“We all love each other, right?”
Some of the world’s most notable musicians perform at the historic 1967 Monterey International Festival in Northern California.
Genres, Themes, Actors, and Directors:
- Concert Films
Response to Peary’s Review:
Widely acknowledged as “the first major rock concert film”, Monterey Pop gives us “a chance to see some of the greatest rock-music acts in the world”, and accurately captures a “time when music was so central to the counterculture”. While we may be familiar with many of the types of images presented here (either from other concert films, or from random documentary footage), it nonetheless remains an invaluable time capsule in its own right, as creatively conceived and captured by D.A. Pennebaker and his team of six cinematographers, who were given homemade cameras and told to shoot whatever they saw of interest, cinema verite style. If you’re a fan of music from this era at all, you’re guaranteed to enjoy many of the performances; my personal favorite (after Janis Joplin’s heartfelt rendition of “Ball and Chain”) is Ravi Shankar’s lengthy, rousing finale.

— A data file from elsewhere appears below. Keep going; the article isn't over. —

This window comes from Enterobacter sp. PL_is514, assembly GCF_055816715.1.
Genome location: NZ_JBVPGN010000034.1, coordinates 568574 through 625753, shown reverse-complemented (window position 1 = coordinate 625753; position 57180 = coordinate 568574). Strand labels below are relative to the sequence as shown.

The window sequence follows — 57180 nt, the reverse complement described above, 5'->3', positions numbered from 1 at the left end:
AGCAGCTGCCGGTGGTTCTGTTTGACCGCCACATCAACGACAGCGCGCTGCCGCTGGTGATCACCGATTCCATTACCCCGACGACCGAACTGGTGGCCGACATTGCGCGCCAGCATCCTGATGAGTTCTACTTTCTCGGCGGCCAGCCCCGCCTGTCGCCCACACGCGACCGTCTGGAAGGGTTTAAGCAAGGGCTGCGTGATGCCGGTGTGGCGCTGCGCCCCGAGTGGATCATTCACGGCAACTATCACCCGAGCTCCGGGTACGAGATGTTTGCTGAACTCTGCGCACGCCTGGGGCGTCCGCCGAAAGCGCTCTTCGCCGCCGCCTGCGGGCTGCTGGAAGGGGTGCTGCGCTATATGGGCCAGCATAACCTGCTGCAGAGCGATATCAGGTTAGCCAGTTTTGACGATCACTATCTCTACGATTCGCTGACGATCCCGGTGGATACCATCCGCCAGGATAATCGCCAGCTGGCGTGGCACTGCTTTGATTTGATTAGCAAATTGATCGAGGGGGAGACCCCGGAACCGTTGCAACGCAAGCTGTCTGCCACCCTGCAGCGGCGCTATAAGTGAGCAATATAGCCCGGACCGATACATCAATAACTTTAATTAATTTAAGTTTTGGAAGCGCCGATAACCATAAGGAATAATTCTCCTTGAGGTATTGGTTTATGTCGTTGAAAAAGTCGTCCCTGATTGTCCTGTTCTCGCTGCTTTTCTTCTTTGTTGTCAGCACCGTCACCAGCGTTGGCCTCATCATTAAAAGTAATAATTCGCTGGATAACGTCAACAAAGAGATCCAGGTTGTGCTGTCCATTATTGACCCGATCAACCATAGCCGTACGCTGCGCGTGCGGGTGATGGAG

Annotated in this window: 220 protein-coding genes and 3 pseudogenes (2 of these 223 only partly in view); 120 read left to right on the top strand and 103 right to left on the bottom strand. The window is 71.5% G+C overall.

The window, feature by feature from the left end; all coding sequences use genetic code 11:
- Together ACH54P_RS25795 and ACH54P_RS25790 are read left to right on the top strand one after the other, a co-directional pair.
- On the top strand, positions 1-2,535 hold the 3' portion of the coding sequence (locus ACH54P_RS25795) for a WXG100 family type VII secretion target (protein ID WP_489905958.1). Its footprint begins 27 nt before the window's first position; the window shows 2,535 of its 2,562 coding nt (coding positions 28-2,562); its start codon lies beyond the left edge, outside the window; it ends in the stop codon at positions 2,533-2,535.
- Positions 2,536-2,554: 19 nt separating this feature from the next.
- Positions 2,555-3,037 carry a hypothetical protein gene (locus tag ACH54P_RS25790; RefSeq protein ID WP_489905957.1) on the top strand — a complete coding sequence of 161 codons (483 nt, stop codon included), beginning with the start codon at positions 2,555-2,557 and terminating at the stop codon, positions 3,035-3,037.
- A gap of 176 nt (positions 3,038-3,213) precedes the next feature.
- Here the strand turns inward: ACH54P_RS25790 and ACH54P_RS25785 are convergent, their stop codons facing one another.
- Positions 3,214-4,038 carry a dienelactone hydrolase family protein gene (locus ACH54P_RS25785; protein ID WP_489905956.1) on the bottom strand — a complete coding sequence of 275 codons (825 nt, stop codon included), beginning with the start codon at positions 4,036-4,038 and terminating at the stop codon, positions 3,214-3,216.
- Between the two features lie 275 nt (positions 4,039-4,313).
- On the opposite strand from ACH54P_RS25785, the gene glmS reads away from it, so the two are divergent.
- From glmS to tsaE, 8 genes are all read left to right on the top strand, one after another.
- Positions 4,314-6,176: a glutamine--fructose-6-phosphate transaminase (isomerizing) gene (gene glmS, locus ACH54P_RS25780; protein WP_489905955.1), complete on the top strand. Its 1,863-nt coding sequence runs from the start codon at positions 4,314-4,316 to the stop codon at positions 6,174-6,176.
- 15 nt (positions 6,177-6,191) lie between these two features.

Redeeming Qualities and Moments:
- A priceless document of late 1960s counterculture
- Janis Joplin performing “Ball and Chain”
- Jimi Hendrix’s memorable guitar-burning performance of “Wild Thing”
- The Mamas and the Papas performing “California Dreamin'”
- Simon and Garfunkel singing “The 59th Street Bridge Song”
- Ravi Shankar’s joyous finale performance
Yes, as an historically important, most enjoyable concert film.
- Good Show
- Historically Relevant